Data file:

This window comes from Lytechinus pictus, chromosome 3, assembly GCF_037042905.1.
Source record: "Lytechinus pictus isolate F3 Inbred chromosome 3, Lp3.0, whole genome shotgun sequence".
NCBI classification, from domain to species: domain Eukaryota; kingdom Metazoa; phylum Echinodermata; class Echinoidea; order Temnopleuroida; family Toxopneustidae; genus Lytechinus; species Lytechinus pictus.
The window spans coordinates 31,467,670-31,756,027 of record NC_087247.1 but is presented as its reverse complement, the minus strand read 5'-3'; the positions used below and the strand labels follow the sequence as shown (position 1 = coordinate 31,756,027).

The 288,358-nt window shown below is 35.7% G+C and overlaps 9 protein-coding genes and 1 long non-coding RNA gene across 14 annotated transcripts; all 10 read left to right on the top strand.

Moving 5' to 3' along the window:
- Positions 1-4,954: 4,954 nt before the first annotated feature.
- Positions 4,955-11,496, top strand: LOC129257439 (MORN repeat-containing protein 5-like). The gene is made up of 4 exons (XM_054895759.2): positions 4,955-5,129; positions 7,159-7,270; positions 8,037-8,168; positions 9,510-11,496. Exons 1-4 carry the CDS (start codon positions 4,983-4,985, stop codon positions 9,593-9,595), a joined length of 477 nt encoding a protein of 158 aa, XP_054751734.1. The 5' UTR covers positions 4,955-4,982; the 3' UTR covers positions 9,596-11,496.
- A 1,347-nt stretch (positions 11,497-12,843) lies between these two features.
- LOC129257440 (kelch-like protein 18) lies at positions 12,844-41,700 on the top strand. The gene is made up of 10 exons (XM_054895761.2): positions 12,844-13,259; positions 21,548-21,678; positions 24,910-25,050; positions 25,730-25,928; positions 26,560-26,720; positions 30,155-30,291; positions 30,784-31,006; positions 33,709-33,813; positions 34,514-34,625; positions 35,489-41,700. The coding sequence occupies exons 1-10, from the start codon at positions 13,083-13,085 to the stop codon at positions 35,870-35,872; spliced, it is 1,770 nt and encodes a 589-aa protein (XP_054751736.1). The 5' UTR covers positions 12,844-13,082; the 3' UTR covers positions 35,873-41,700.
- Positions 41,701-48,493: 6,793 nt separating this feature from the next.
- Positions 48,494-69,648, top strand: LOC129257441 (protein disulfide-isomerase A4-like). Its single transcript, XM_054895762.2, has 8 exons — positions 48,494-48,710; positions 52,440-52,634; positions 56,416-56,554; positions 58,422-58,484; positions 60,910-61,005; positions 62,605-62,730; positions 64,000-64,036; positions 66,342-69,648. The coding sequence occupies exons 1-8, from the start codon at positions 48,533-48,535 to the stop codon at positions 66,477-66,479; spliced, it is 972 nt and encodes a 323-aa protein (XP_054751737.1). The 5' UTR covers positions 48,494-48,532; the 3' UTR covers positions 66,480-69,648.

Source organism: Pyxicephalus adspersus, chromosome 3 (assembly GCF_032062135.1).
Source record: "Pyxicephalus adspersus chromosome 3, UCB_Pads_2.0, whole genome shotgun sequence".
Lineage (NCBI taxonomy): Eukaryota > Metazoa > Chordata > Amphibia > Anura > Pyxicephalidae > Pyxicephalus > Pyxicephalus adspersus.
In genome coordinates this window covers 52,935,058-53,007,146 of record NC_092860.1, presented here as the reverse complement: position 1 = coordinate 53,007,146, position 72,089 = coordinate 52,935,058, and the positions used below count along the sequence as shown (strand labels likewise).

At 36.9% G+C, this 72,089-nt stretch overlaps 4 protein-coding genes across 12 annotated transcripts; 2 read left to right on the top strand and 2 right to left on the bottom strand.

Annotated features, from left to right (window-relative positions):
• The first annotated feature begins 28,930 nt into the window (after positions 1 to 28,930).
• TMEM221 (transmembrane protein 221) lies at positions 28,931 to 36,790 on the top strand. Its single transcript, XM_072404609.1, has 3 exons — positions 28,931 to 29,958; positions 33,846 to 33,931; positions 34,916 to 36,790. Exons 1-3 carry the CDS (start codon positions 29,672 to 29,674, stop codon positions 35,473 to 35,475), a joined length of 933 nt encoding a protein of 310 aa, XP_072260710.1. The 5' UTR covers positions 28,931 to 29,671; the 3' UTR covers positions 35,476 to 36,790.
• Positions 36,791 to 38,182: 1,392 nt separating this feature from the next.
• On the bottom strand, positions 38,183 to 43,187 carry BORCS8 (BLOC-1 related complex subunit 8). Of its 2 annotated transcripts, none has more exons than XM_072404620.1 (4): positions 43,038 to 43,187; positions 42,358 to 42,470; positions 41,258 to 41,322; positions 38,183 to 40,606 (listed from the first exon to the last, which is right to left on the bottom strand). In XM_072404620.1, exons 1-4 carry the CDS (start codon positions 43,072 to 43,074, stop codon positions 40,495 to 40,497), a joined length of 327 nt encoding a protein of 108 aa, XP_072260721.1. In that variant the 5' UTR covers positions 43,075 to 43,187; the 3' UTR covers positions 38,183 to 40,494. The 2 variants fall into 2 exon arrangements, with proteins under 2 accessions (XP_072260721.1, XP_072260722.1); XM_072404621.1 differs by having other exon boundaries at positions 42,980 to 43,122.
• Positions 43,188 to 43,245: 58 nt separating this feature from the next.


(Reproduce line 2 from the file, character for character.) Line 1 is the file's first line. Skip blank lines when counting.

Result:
Source record: "Lytechinus pictus isolate F3 Inbred chromosome 3, Lp3.0, whole genome shotgun sequence".